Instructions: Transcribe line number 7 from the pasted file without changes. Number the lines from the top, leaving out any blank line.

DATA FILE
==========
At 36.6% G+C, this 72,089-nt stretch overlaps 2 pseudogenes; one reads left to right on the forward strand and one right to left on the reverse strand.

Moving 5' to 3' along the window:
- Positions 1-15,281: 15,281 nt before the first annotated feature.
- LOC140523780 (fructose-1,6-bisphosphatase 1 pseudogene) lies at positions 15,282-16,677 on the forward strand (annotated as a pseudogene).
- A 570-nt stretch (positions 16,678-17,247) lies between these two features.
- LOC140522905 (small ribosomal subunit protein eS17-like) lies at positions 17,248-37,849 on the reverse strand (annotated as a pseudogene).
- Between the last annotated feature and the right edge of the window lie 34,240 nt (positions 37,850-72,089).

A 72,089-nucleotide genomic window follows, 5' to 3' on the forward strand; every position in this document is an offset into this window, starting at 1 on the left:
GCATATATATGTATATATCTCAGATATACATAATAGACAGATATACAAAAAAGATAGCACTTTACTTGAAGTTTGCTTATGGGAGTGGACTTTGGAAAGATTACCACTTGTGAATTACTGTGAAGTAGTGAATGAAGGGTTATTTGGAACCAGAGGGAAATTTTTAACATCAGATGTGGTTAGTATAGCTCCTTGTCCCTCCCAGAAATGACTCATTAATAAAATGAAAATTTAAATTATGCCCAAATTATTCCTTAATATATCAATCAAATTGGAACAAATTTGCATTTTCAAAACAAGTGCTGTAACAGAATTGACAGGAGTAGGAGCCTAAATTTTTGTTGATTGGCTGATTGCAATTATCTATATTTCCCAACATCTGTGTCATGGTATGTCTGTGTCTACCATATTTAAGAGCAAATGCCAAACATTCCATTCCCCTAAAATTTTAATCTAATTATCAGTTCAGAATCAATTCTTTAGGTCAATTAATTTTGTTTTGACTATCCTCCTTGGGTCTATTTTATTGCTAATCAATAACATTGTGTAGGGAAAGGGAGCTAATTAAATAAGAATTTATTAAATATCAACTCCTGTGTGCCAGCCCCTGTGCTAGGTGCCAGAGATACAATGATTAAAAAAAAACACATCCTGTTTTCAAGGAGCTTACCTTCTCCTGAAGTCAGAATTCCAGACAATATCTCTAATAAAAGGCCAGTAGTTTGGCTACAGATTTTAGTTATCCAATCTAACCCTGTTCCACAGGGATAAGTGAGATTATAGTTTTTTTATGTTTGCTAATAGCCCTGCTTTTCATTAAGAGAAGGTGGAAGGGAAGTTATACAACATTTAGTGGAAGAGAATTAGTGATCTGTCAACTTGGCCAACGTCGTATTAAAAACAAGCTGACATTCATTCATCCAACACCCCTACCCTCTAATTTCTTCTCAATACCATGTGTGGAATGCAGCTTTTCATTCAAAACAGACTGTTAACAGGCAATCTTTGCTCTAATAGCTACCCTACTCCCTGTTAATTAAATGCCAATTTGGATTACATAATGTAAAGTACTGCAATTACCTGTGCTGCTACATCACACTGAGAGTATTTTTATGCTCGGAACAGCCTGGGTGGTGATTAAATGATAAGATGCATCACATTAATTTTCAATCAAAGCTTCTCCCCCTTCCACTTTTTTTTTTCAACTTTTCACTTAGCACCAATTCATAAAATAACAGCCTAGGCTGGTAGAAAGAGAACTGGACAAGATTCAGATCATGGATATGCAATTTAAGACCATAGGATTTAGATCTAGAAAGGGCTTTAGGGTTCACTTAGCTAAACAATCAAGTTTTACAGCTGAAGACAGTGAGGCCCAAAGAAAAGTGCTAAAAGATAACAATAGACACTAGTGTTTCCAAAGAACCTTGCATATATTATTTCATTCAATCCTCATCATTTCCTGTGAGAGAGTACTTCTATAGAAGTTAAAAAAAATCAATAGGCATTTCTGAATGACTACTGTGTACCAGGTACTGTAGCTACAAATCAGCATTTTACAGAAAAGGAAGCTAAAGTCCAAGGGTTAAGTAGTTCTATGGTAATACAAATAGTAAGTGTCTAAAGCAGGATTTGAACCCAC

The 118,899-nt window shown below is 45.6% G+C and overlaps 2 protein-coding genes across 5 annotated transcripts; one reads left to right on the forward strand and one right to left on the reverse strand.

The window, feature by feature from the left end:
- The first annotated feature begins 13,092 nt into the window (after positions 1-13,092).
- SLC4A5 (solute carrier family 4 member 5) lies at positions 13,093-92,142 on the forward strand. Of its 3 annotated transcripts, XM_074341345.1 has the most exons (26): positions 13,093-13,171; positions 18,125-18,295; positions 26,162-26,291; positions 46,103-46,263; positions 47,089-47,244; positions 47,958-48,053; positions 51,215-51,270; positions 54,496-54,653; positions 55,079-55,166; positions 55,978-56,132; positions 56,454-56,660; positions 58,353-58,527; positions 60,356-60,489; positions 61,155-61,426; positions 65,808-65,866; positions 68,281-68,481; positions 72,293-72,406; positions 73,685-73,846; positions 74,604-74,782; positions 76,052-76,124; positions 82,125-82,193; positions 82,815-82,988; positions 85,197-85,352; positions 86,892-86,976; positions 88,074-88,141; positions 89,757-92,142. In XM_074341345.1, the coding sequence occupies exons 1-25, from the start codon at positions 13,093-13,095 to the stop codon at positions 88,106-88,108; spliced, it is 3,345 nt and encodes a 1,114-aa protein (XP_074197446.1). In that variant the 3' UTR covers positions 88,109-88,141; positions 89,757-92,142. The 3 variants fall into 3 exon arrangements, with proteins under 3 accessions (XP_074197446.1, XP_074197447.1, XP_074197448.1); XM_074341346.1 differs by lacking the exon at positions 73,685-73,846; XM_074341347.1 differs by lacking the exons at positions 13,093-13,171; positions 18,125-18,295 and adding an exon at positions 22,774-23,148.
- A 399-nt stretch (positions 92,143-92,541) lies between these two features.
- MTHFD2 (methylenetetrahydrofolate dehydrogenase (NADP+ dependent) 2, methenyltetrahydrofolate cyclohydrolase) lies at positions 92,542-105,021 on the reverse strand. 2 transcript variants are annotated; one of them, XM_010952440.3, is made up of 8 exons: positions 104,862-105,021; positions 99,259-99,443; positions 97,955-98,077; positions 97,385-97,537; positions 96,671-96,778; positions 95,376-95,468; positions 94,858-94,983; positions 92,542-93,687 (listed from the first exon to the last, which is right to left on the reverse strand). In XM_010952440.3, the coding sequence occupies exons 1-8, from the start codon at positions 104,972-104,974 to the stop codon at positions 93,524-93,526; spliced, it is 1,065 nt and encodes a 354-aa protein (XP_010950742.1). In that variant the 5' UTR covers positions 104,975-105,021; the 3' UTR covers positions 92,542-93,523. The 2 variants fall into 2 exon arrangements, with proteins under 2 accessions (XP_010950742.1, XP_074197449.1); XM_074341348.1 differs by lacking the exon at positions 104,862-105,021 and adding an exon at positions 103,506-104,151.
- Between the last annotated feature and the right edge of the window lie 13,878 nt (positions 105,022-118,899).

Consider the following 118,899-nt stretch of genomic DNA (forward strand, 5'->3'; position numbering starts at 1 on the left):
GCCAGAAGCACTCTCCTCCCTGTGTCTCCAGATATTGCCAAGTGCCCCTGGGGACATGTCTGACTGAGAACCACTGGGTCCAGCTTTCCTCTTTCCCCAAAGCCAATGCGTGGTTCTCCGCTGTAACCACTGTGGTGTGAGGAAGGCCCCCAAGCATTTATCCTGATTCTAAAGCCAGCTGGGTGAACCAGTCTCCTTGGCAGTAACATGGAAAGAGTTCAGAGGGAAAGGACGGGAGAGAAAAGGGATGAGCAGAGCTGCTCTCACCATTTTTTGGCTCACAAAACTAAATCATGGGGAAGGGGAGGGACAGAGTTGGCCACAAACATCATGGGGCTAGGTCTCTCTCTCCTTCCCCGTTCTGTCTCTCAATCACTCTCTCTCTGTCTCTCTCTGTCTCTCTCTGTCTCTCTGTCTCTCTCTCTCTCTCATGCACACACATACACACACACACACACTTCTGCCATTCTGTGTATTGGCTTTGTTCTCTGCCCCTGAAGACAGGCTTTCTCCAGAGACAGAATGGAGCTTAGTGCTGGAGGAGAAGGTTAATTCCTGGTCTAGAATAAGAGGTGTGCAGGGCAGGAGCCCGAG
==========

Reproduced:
- Between the last annotated feature and the right edge of the window lie 34,240 nt (positions 37,850-72,089).